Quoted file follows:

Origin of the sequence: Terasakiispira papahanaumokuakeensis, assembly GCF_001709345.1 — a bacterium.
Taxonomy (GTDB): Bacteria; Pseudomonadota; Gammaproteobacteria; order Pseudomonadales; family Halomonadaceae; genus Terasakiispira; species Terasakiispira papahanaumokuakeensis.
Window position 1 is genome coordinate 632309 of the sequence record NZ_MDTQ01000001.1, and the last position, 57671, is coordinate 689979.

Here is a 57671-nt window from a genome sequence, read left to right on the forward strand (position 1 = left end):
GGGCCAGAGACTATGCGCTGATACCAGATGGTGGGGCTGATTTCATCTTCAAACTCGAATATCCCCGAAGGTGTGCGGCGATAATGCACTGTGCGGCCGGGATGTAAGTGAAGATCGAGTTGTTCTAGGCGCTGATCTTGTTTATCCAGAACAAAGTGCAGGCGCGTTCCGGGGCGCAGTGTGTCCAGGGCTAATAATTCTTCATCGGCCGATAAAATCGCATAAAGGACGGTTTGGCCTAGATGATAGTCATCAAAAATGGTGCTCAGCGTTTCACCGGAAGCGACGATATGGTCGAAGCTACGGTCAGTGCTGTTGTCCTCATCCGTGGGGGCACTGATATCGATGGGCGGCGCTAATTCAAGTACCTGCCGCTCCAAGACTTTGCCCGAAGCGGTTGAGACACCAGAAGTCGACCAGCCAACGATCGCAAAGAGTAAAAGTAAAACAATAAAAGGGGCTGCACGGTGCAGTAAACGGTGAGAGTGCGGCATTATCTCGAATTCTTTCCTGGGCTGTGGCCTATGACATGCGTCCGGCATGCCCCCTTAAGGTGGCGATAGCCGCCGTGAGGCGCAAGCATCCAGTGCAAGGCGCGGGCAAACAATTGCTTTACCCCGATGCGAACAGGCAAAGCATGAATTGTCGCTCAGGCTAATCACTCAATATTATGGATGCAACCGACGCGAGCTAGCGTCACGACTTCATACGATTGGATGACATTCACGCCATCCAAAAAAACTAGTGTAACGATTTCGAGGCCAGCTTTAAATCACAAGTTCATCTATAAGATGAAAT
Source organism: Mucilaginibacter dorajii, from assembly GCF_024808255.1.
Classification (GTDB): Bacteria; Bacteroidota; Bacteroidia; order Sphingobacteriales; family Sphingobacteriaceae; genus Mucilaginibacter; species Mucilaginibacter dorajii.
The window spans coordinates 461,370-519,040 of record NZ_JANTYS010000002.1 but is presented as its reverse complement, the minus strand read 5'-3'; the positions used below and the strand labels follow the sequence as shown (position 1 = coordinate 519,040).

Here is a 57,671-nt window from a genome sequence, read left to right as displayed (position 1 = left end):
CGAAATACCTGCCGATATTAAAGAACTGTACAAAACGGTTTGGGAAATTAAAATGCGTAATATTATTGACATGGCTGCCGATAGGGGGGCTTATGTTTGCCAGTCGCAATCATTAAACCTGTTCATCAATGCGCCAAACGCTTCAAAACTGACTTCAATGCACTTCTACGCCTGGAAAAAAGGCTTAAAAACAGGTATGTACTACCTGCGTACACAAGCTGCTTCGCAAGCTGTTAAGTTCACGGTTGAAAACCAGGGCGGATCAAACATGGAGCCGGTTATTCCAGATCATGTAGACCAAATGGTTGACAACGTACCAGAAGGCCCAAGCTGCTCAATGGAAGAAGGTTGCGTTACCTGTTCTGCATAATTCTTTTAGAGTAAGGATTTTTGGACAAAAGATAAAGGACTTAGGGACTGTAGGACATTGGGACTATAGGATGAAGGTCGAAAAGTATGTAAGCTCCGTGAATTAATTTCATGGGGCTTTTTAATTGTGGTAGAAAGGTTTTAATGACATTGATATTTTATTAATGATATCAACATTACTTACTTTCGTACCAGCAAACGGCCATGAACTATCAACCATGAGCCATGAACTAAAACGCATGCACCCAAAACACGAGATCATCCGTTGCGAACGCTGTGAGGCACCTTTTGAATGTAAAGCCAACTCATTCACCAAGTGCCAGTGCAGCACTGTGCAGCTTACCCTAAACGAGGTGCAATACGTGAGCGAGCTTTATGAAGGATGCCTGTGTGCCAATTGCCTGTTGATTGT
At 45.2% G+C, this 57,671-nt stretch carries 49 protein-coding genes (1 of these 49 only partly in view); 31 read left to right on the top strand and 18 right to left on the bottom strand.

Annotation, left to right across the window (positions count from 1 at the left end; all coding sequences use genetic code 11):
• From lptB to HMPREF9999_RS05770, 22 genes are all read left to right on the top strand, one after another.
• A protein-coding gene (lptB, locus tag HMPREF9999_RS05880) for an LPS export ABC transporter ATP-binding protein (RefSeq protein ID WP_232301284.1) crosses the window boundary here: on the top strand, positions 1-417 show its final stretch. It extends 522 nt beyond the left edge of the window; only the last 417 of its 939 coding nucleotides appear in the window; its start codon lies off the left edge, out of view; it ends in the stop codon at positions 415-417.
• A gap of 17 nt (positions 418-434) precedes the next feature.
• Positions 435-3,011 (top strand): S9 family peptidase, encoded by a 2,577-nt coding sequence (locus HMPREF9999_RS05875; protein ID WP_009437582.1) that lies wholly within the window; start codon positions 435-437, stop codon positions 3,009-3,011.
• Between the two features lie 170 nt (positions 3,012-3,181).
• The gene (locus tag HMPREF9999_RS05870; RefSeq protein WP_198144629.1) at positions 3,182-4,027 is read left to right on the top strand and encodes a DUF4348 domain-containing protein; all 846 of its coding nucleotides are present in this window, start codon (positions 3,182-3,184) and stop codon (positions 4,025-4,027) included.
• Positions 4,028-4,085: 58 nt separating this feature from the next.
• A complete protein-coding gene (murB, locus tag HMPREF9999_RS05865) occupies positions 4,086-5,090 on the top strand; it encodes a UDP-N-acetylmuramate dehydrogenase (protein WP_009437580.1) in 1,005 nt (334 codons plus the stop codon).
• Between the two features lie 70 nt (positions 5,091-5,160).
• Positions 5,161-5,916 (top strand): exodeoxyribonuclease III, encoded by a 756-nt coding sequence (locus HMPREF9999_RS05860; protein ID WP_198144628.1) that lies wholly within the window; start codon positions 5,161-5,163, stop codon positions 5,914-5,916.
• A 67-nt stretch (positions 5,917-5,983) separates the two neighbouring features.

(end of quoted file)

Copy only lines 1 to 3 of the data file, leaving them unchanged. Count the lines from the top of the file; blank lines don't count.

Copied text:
Origin of the sequence: Terasakiispira papahanaumokuakeensis, assembly GCF_001709345.1 — a bacterium.
Taxonomy (GTDB): Bacteria; Pseudomonadota; Gammaproteobacteria; order Pseudomonadales; family Halomonadaceae; genus Terasakiispira; species Terasakiispira papahanaumokuakeensis.
Window position 1 is genome coordinate 632309 of the sequence record NZ_MDTQ01000001.1, and the last position, 57671, is coordinate 689979.